Salt Lake’s Evicted Hawkers Trickle Back To Pavements

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Kolkata: Three days after the Bidhannagar Municipal Corporation carried out its biggest hawker eviction drive at Salt Lake’s Karunamoyee four-point crossing, a few the evicted hawkers were seen back on the spot with umbrellas and four-wheeled kiosks. Civic authorities, however, said they were keeping a watch and will not allow the evicted to set up permanent structures again.

“A few hawkers may be trying to come back with four-wheeled kiosks, but their numbers are minuscule – barely 20-25 against the 150-odd that were removed. No new encroachment on the pavements are being allowed and the eviction process will be carried out in phases across the township,” Bidhannagar mayor Sabyasachi Dutta told TOI on Friday.
On Friday, Nandadulal Ghosh had put up a make-shift tea stall on the pavement opposite the Karuanmoyee government housing estate again. “We have come back. Let’s see how long this goes on,” he said.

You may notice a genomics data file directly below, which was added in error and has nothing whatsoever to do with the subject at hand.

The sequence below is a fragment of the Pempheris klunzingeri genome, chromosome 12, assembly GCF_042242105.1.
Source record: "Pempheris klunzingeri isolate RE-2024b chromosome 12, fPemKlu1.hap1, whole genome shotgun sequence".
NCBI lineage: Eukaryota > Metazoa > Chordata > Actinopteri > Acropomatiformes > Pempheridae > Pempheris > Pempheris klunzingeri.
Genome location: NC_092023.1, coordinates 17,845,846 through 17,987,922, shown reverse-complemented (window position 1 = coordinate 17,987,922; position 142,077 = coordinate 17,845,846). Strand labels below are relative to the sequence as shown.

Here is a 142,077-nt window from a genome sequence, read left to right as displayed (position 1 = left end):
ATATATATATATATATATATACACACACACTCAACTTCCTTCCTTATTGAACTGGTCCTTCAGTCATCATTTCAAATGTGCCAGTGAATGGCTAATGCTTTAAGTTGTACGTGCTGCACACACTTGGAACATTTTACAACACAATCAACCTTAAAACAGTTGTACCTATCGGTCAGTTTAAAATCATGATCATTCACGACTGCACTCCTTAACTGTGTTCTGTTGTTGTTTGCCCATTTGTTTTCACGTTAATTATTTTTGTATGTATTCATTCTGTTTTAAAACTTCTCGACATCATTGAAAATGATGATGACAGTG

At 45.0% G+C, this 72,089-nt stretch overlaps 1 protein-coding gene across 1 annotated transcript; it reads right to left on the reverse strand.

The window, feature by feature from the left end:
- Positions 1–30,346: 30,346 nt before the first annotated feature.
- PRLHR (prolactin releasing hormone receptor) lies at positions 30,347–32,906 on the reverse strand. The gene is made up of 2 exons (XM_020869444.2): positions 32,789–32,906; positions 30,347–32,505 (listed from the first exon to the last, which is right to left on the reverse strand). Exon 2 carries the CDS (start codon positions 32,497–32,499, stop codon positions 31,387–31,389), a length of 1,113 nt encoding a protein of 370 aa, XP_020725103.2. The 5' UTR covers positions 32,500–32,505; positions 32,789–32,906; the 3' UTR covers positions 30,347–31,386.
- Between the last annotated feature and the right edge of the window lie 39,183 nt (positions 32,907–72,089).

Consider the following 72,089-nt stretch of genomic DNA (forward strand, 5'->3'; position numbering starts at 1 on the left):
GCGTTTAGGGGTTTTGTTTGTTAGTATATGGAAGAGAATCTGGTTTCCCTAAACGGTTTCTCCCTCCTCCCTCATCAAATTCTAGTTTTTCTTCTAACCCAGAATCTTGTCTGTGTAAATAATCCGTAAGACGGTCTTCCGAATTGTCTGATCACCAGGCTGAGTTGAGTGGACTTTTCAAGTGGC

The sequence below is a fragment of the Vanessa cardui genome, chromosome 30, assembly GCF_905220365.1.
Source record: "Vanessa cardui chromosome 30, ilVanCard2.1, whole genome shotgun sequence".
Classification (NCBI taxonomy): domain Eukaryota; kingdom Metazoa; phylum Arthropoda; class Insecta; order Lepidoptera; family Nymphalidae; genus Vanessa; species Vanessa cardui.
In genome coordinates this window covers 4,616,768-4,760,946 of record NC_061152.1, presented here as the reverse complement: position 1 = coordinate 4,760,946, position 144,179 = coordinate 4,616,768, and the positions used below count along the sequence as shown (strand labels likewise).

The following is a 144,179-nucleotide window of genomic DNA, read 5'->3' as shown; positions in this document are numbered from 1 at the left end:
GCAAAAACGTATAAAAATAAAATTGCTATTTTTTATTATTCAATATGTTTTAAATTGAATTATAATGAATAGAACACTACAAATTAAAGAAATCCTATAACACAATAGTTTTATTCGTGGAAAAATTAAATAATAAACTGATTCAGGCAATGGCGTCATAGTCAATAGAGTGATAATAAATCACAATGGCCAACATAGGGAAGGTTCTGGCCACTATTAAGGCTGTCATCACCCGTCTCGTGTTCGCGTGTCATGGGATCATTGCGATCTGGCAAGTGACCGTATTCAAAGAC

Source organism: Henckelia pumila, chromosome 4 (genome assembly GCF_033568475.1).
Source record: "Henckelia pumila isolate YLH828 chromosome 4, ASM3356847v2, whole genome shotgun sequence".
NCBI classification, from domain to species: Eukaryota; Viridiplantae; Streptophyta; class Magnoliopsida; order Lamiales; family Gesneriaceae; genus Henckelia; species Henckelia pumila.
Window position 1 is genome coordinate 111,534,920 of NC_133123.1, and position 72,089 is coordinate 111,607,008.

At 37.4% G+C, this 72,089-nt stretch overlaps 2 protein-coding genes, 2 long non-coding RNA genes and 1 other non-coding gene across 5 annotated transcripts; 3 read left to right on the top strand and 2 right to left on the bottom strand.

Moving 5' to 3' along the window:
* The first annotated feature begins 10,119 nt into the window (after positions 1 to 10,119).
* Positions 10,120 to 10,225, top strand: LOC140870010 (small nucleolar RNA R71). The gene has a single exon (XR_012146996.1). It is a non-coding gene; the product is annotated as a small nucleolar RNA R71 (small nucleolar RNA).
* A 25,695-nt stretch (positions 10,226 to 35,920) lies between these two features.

However, several residents seemed happy to see the debris of dismantled shops on the pavements. “It feels amazing to drive past the pavements free of hawkers. We can now feel good about living in Salt Lake. I guess we have become comparable to New Town,” said 17-year-old Ishani Dutta, a college student from AA Block.

“I have never seen this kind of political and administrative will to cleanse the sidewalks. Is this for real? Most importantly, is the hawker-free Salt Lake a permanent feature?” asked Ishani’s grandfather, a 77-year-old retired civil engineer who had moved to Salt Lake four decades ago. “My grandfather said he was reminded of CPM leader and former KMC MMiC Kanti Ganguly’s ‘Operation Sunshine’ that freed the Gariahat pavements,” Ishani added.

For the residents, after Broadway was freed of hawkers in the run-up to the Fifa U-17 matches, the most visible change can be found around Karunamoyee, one of Salt Lake’s busiest zones. The so-called office zone dotted with government and private offices looked a tad dark on Friday in the absence of the low-slung bulbs in the roadside stalls.

But Parbati Das, a vegetable vendor near Anandalok Hospital, insisted: “We have the corporation’s licence.” She was speaking of the civic body’s policy taken up a few years ago, when a coucillor could permit four-wheeled kiosks to operate on the pavements in his wards. Her brethren had tweaked the rule and turned the kiosks into shops without wheels, which ate up the walking space in front of Anandalok Hospital.

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